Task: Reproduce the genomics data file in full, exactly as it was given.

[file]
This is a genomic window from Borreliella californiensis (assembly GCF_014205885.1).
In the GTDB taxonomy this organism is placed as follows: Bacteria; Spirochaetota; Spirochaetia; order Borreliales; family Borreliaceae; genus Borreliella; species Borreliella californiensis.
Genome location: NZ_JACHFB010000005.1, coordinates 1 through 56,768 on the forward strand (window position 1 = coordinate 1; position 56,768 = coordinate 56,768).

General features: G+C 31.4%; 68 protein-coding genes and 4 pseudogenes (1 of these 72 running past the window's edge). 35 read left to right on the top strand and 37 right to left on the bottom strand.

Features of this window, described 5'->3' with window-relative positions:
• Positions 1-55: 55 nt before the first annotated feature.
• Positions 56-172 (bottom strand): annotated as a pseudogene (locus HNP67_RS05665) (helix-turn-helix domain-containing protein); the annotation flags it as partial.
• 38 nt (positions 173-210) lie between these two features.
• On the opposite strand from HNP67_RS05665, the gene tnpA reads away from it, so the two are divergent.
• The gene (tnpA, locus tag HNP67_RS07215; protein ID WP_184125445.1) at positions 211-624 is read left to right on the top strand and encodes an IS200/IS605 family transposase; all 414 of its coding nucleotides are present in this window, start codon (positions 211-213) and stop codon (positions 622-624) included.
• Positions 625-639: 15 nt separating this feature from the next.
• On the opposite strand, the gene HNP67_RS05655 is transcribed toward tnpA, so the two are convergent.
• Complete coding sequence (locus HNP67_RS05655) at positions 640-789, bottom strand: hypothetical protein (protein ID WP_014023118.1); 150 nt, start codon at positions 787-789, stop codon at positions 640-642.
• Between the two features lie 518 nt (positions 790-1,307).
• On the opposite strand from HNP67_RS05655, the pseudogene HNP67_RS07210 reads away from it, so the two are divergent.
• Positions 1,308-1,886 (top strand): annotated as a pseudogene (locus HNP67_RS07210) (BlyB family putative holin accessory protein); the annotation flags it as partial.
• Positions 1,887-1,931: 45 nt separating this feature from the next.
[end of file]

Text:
This is a genomic window from Borreliella californiensis (assembly GCF_014205885.1).
In the GTDB taxonomy this organism is placed as follows: Bacteria; Spirochaetota; Spirochaetia; order Borreliales; family Borreliaceae; genus Borreliella; species Borreliella californiensis.
Genome location: NZ_JACHFB010000005.1, coordinates 1 through 56,768 on the forward strand (window position 1 = coordinate 1; position 56,768 = coordinate 56,768).

General features: G+C 31.4%; 68 protein-coding genes and 4 pseudogenes (1 of these 72 running past the window's edge). 35 read left to right on the top strand and 37 right to left on the bottom strand.

Features of this window, described 5'->3' with window-relative positions:
• Positions 1-55: 55 nt before the first annotated feature.
• Positions 56-172 (bottom strand): annotated as a pseudogene (locus HNP67_RS05665) (helix-turn-helix domain-containing protein); the annotation flags it as partial.
• 38 nt (positions 173-210) lie between these two features.
• On the opposite strand from HNP67_RS05665, the gene tnpA reads away from it, so the two are divergent.
• The gene (tnpA, locus tag HNP67_RS07215; protein ID WP_184125445.1) at positions 211-624 is read left to right on the top strand and encodes an IS200/IS605 family transposase; all 414 of its coding nucleotides are present in this window, start codon (positions 211-213) and stop codon (positions 622-624) included.
• Positions 625-639: 15 nt separating this feature from the next.
• On the opposite strand, the gene HNP67_RS05655 is transcribed toward tnpA, so the two are convergent.
• Complete coding sequence (locus HNP67_RS05655) at positions 640-789, bottom strand: hypothetical protein (protein ID WP_014023118.1); 150 nt, start codon at positions 787-789, stop codon at positions 640-642.
• Between the two features lie 518 nt (positions 790-1,307).
• On the opposite strand from HNP67_RS05655, the pseudogene HNP67_RS07210 reads away from it, so the two are divergent.
• Positions 1,308-1,886 (top strand): annotated as a pseudogene (locus HNP67_RS07210) (BlyB family putative holin accessory protein); the annotation flags it as partial.
• Positions 1,887-1,931: 45 nt separating this feature from the next.